Over Christmas break I took my kids back to my ancestral home in Rajasthan, India. We had been excited about this trip for months, as I warmly narrated glimpses of my childhood spent in that house. It was heartwarming to see my kids inquisitive, eagerly wanting to peer on the other side of the curtain to listen to stories of my distant past. Through them I re-lived some beautiful memories.
The “haveli” (house) was built by my great grandfather in his hometown of Bikaner. Back then, having big houses was the norm and he slowly built it with grandeur and taste that we admire to this date. I can only imagine how opulent their lifestyle must have been back then as my kids and I explored the haveli’s numerous rooms. I revealed my secret spots where I used to hide and devour treats away from my mom’s prying eyes. I showed them the incredible rooms built under the ground to keep cool during the summer months. We discovered cooking and serving utensils used 100 years ago. My kids thought they were on a scavenger hunt and that they would unearth some hidden treasure any minute.
Of course, a big part of our vacation is food, and we ate to our heart’s content. In addition to devouring delicious home cooked meals, we scoured the streets of Bikaner to enjoy the local delicacies. We stood in a crowded store and ate hot “mithai” dunked in sugar syrup, we drank saffron infused masala milk garnished with pistachios and almonds served in mud cups, and we ate hot puffed “kachoris” made with lentils. We enjoyed every bite and my mouth waters even as I remember our journey now.
Some childhood memories hold a special place in the heart. To relive those moments with the kids feels so gratifying. I hope these trips turn into unforgettable memories for them as well, so that one day they can share it with their children.
Rajasthan lies on the western part of India and is known to be the “land of colors.” Many cities are distinguished by the stone which is mined there. Jesalmer has yellow stone houses, Jaipur pink, Jodhpur blue, and Bikaner red. Another thing that Rajasthan is famous for is its food. Every nook and corner boasts some local speciality and people flock in stores to grab the freshest treats before anyone else.
One of my favorite dishes in Rajasthani cuisine is the Panchmel or Panchratna daal. Just like Rajasthan, this dishes embodies different colors and spices to make it one of the most delicious and nutritious dals. The word “panch” means five and “daal” is a lentil soup. A typical Indian household will always have a variety of dals in their pantry. Each dal is supposed to have its unique nutritional benefit in addition to being a rich source of protein. Traditionally in Rajasthan, Panchel Daal is eaten with a hard wheat bread known as Baati but any daal is tasty with rice as well.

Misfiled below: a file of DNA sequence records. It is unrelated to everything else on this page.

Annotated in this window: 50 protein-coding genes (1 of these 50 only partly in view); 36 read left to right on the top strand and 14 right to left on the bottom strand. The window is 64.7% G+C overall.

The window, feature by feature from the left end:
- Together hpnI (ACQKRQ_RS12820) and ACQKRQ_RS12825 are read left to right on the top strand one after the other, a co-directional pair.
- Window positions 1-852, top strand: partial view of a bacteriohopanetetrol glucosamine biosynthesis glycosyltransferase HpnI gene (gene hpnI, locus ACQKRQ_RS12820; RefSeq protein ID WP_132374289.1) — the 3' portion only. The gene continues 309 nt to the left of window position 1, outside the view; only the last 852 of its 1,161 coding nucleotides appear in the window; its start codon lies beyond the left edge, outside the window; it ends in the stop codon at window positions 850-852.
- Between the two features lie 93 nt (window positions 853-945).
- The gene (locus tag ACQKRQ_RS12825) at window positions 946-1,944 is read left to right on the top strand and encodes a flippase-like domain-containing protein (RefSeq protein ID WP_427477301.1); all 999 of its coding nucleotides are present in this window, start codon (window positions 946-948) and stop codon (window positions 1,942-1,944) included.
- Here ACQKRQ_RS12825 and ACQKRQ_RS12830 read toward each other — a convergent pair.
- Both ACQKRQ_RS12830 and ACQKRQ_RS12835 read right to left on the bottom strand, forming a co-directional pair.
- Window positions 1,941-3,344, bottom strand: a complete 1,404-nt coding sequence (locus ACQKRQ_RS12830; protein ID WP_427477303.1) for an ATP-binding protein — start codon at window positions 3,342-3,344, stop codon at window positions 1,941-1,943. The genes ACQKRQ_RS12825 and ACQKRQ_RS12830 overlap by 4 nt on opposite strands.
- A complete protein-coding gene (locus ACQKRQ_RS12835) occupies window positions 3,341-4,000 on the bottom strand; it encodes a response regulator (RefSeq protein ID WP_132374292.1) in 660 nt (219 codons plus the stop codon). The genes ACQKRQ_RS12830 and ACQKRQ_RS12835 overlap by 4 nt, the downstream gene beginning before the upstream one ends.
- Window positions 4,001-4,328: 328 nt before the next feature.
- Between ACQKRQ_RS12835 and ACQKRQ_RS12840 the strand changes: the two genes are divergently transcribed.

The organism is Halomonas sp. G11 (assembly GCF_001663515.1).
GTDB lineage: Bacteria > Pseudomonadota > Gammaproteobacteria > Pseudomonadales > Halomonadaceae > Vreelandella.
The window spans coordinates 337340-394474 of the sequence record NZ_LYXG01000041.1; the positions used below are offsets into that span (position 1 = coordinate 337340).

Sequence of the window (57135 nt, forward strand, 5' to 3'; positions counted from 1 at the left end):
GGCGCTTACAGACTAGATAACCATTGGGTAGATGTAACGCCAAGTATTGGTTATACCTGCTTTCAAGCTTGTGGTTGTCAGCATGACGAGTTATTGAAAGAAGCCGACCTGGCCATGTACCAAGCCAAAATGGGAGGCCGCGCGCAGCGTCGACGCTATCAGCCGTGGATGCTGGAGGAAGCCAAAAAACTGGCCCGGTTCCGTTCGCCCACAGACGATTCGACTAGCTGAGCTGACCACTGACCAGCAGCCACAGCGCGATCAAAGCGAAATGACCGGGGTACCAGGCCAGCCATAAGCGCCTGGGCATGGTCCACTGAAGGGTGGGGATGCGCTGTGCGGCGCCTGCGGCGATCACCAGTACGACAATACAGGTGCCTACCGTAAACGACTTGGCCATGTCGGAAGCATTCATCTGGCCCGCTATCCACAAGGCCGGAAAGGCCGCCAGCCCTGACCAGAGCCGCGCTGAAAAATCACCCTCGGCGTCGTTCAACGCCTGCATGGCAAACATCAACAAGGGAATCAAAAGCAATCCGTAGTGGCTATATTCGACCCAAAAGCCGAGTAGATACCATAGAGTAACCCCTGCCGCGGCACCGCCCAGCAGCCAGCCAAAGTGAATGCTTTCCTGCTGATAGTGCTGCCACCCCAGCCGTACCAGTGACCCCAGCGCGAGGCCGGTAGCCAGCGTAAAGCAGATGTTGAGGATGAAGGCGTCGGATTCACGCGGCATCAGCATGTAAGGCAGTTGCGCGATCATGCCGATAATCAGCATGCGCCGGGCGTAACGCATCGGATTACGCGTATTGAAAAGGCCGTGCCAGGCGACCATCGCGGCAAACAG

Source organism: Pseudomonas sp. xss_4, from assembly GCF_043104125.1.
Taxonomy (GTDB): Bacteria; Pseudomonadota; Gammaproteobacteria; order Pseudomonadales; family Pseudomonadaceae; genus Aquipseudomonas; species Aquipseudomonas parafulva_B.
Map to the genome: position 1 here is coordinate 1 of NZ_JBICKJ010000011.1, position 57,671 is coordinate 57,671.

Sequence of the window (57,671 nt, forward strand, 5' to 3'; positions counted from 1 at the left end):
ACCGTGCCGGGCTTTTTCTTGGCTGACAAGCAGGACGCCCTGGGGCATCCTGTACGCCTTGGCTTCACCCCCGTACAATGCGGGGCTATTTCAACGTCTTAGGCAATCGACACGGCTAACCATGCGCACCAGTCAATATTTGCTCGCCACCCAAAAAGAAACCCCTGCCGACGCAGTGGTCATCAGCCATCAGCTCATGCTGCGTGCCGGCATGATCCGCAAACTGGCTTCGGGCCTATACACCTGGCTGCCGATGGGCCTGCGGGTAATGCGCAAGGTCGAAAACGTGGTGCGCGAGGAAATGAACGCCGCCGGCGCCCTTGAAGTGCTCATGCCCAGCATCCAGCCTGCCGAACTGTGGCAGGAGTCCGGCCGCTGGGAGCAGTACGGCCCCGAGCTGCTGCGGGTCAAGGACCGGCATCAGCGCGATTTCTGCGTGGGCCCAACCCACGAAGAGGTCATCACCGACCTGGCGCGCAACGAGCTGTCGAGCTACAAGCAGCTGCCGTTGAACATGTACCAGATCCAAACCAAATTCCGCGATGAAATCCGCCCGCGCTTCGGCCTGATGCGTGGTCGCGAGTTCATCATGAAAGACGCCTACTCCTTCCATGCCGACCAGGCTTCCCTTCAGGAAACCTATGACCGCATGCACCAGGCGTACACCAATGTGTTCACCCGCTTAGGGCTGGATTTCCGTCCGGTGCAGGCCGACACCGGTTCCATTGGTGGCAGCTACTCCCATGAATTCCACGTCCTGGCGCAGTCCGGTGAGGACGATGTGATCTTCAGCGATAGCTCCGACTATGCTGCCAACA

This recipe makes approximately 3-4 cups dal
Serves - 2 people
¼ cup split green Moong dal
⅛ cup Channa dal
⅛ cup Tuar dal
1 Tbsp Masoor dal
1 Tbsp split black Urad dal
1 tsp ghee
1 bay leaf
1 big pinch turmeric powder
½ tsp amchur powder (dried mango powder)
Salt to taste
Ingredients for the “Vagar” (spiced dressing)
3 Tbsp ghee
1 small stick cinnamon
1 Tbsp cumin seeds
1 pinch asafoetida
1 tsp red chilli powder (or more if you desire)
Mix all the dals together, wash thoroughly and rinse and strain a few times to clean. Soak overnight in water with a squeeze of lemon juice.
Drain the soaking water. In a stainless steel pot add the soaked dal, 3 cups of fresh water and salt and bring to a boil before reducing to a simmer.
Skim off any white froth that gathers on the top.
Add 1 tsp ghee, bay leaf, and turmeric powder and let the broth simmer for about 20 min.
In a separate smaller “kadai” or pan, prepare the “vagar.” First, heat 3 tbsp ghee, bay leaf, cinnamon stick, cloves, and cardamoms in the pan.
Once the ghee is hot, add the cumin seeds. As soon as the seeds turn brown remove the pan from heat. Now add the asafotida and red chilli powder and immediately empty out all the contents of the pan into the simmering daal mixture. Cover the stockpot immediately. This step needs to be very quick to avoid the red chilli powder from burning.
Lastly, add the amchur powder to the dal and simmer for another 10 min.